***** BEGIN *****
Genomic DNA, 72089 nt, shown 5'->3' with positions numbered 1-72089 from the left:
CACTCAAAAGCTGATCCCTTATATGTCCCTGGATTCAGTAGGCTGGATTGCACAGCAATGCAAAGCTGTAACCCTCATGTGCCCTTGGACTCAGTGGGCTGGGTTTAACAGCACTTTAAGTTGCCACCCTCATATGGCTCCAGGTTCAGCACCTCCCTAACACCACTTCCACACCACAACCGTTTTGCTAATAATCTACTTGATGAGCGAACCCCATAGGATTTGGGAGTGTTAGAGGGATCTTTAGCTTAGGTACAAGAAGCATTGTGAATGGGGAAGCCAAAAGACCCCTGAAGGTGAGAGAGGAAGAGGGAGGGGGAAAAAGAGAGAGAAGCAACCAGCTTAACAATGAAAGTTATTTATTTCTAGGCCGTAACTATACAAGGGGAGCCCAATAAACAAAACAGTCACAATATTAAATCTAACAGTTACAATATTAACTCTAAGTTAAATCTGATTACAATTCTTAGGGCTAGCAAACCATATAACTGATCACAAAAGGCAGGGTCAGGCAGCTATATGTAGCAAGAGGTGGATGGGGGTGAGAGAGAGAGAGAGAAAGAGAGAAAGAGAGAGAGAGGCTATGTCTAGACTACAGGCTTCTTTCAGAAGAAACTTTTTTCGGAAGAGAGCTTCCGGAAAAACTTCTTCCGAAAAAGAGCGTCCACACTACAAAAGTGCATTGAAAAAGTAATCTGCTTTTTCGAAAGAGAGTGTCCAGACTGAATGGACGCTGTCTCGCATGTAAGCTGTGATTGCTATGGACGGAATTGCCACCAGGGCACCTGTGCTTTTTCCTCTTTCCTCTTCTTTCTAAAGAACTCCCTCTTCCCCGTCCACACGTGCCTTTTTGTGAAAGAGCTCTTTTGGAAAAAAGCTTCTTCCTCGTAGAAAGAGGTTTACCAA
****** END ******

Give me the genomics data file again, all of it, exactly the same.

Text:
Genomic DNA, 72089 nt, shown 5'->3' with positions numbered 1-72089 from the left:
CACTCAAAAGCTGATCCCTTATATGTCCCTGGATTCAGTAGGCTGGATTGCACAGCAATGCAAAGCTGTAACCCTCATGTGCCCTTGGACTCAGTGGGCTGGGTTTAACAGCACTTTAAGTTGCCACCCTCATATGGCTCCAGGTTCAGCACCTCCCTAACACCACTTCCACACCACAACCGTTTTGCTAATAATCTACTTGATGAGCGAACCCCATAGGATTTGGGAGTGTTAGAGGGATCTTTAGCTTAGGTACAAGAAGCATTGTGAATGGGGAAGCCAAAAGACCCCTGAAGGTGAGAGAGGAAGAGGGAGGGGGAAAAAGAGAGAGAAGCAACCAGCTTAACAATGAAAGTTATTTATTTCTAGGCCGTAACTATACAAGGGGAGCCCAATAAACAAAACAGTCACAATATTAAATCTAACAGTTACAATATTAACTCTAAGTTAAATCTGATTACAATTCTTAGGGCTAGCAAACCATATAACTGATCACAAAAGGCAGGGTCAGGCAGCTATATGTAGCAAGAGGTGGATGGGGGTGAGAGAGAGAGAGAGAAAGAGAGAAAGAGAGAGAGAGGCTATGTCTAGACTACAGGCTTCTTTCAGAAGAAACTTTTTTCGGAAGAGAGCTTCCGGAAAAACTTCTTCCGAAAAAGAGCGTCCACACTACAAAAGTGCATTGAAAAAGTAATCTGCTTTTTCGAAAGAGAGTGTCCAGACTGAATGGACGCTGTCTCGCATGTAAGCTGTGATTGCTATGGACGGAATTGCCACCAGGGCACCTGTGCTTTTTCCTCTTTCCTCTTCTTTCTAAAGAACTCCCTCTTCCCCGTCCACACGTGCCTTTTTGTGAAAGAGCTCTTTTGGAAAAAAGCTTCTTCCTCGTAGAAAGAGGTTTACCAA